What numbers do not reveal about tiger conservation

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What numbers do not reveal about tiger conservation

  • India is now reporting increased tiger numbers, and a recent International Union for Conservation of Nature (IUCN) assessment suggests that tiger numbers have increased by 40% since 2005.

Relations between distribution and genetic variation

  • Research suggests that numbers are critical to avoid extinction.
  • Populations that are smaller than 100 breeding individuals have a high probability of extinction.
  • Individuals in small populations are more likely to be related, leading to inbreeding.
  • This exposes the many slightly disadvantageous genetic variants that are present in all genomes.
  • When expressed together, these detrimental genetic variants cause inbreeding depression, and reduced survival and reproduction of inbred individuals.
  • A closer look at the distribution of tigers across their range shows that most tiger ‘populations’ are smaller than 100.

Research findings about movement of tigers

  • Tigers can be genetically sampled using their excreta/scat, hair and other biological samples from different tiger reserves and analysed in a laboratory.
  • Genetic variants in tiger DNA can be identified and analysed and compared across tiger reserves.
  • Sets of tiger reserves that share less genetic variation must have barriers or landscapes that impede movement and connectivity.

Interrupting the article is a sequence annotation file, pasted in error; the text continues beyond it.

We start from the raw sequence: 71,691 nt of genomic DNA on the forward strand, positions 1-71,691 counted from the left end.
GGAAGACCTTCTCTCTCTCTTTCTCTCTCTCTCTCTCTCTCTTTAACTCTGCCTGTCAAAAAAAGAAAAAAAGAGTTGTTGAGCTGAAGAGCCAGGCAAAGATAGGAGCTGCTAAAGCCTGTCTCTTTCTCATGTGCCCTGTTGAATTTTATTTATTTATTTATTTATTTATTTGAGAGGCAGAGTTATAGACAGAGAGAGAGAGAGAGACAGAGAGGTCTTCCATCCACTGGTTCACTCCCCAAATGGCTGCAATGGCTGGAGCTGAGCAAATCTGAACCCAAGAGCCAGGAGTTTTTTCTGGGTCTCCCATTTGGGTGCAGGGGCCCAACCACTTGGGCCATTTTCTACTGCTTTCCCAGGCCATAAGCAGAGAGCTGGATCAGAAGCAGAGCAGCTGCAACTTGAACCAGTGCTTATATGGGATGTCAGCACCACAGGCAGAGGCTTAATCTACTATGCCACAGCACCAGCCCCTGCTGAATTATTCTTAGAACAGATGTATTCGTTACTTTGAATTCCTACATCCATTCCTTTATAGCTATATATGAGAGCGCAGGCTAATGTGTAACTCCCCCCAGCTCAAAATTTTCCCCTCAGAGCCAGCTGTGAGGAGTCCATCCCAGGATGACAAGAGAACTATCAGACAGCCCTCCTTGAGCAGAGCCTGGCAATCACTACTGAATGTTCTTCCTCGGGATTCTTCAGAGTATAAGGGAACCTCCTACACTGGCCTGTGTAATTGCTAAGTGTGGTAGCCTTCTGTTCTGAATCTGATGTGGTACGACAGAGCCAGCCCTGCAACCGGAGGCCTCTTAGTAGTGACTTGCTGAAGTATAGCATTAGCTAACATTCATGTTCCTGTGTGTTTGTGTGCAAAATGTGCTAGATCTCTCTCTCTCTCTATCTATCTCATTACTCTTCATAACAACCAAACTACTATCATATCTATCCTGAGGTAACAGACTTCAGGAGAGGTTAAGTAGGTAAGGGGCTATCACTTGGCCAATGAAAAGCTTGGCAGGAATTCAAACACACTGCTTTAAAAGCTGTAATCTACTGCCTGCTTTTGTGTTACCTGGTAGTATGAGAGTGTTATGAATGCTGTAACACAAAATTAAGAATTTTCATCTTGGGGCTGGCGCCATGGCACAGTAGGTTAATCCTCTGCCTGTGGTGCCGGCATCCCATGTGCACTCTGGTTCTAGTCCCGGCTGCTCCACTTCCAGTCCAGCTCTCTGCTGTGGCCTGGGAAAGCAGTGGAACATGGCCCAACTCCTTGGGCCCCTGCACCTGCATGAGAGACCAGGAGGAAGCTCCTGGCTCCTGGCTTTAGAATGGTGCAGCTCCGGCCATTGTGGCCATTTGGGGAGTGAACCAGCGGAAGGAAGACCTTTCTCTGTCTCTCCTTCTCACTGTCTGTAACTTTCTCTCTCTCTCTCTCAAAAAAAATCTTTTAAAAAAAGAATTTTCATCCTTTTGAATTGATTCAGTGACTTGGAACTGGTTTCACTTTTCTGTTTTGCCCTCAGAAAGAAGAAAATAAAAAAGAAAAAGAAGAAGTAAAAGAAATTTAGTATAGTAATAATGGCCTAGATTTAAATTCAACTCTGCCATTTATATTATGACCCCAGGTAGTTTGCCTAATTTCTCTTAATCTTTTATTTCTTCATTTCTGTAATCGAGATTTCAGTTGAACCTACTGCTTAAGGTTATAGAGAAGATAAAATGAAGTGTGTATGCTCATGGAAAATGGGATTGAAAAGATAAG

• However, the presence of built-up areas and high traffic roads greatly impeded tiger movement.
  • Extinction could be avoided if corridors were safeguarded.

Genetic changes in isolated tiger population

  • Black tigers were found only in the Similipal tiger reserve in Odisha.
  • Results of the research pointed to genetic drift, or random events that have lead to this genetic variant that causes pseudo melanistic coat colour becoming common only in Similipal.
  • In Rajasthan, genome sequences from wild tigers reveal that individuals in the Ranthambore tiger reserve show inbreeding.

Way forward

  • Focus on connectivity: While we celebrate the recovery of tiger populations only by looking at numbers, we must not lose sight of other factors that are critical to their continued survival, such as connectivity.
  • Special attention is needed for populations that are becoming isolated and facing the genetic consequences of such isolation.
  • The future of such populations may depend on genetic rescue or even the introduction of novel genetic variants.


  • We are fortunate that novel genome sequencing technology provides an opportunity to understand tigers much better in the context of their conservation.
  • The future of tigers will require a ‘dialogue’ between such data and management strategies in order to ensure their survival.